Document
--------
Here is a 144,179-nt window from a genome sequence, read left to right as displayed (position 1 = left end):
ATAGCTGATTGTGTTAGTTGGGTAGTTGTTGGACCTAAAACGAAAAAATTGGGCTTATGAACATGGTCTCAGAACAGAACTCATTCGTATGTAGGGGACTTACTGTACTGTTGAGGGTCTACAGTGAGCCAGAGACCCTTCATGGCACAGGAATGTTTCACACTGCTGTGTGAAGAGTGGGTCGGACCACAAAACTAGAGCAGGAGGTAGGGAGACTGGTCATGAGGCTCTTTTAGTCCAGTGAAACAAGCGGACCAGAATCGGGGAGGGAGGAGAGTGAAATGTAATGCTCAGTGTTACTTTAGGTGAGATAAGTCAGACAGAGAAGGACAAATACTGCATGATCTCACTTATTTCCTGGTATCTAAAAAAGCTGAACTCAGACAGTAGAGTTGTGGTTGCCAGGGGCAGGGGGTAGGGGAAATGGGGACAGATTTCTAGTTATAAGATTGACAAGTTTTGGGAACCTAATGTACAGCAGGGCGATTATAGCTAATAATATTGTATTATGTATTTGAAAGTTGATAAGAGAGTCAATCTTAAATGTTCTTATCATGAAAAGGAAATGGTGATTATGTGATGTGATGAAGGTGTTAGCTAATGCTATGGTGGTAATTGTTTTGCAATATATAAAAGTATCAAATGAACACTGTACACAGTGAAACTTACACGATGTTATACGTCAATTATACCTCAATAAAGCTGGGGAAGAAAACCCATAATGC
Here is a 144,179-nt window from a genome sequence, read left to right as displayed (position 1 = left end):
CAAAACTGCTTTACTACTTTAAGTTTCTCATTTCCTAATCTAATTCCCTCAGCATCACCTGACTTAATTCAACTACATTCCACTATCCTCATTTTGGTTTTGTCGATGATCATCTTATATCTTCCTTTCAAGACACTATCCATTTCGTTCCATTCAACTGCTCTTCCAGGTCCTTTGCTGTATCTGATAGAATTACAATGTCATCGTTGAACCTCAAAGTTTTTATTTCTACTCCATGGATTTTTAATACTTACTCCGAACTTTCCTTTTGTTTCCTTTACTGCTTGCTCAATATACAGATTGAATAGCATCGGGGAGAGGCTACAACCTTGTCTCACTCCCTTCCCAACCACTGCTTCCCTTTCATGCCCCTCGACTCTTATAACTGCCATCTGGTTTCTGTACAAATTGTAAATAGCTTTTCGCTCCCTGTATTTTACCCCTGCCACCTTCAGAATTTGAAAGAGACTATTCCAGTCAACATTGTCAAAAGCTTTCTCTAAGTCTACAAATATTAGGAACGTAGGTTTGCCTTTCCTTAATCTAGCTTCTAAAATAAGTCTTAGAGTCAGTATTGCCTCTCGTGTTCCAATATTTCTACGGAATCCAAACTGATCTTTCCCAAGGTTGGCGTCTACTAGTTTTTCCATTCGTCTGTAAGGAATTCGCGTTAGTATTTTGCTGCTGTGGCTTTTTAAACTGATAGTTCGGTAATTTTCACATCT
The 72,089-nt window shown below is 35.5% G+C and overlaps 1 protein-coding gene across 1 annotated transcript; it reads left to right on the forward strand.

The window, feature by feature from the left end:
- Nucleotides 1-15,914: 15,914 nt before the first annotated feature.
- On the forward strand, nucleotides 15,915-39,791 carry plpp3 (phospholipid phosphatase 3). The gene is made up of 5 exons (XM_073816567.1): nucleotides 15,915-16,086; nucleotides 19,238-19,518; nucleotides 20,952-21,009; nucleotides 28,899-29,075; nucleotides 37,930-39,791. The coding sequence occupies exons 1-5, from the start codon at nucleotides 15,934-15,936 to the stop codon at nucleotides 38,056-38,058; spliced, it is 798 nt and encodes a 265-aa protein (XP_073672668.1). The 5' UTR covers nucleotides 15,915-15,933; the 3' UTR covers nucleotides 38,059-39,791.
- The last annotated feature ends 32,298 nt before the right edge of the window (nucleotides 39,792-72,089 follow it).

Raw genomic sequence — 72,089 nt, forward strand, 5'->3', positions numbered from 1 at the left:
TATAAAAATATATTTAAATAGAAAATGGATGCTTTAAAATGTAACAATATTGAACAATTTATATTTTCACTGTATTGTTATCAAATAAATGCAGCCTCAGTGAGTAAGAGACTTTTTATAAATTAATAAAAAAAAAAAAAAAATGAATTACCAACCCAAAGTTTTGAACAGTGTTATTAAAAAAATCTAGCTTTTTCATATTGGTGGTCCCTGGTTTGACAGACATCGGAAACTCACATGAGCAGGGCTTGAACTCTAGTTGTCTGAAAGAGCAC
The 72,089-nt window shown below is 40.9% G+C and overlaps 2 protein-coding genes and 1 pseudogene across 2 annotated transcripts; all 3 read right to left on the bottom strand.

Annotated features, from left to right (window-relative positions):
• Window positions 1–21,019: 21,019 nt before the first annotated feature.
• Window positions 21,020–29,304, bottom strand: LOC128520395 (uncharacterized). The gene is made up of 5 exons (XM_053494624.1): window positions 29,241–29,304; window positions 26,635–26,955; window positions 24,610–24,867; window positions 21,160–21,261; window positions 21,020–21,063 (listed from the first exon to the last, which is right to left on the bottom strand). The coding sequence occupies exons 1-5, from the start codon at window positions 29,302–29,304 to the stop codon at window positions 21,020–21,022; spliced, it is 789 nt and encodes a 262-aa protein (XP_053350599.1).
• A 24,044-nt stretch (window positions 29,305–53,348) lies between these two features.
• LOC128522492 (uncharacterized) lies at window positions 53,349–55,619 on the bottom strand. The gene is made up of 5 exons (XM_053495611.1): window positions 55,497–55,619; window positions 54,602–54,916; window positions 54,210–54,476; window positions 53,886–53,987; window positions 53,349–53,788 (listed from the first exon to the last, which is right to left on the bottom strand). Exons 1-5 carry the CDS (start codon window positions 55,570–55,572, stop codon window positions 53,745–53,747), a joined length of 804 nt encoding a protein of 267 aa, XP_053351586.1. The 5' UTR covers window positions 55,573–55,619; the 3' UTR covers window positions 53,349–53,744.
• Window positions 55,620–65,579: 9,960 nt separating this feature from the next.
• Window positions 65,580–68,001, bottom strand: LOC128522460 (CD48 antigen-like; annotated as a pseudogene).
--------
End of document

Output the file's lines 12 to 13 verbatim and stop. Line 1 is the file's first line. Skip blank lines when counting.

The 72,089-nt window shown below is 40.9% G+C and overlaps 2 protein-coding genes and 1 pseudogene across 2 annotated transcripts; all 3 read right to left on the bottom strand.

Annotated features, from left to right (window-relative positions):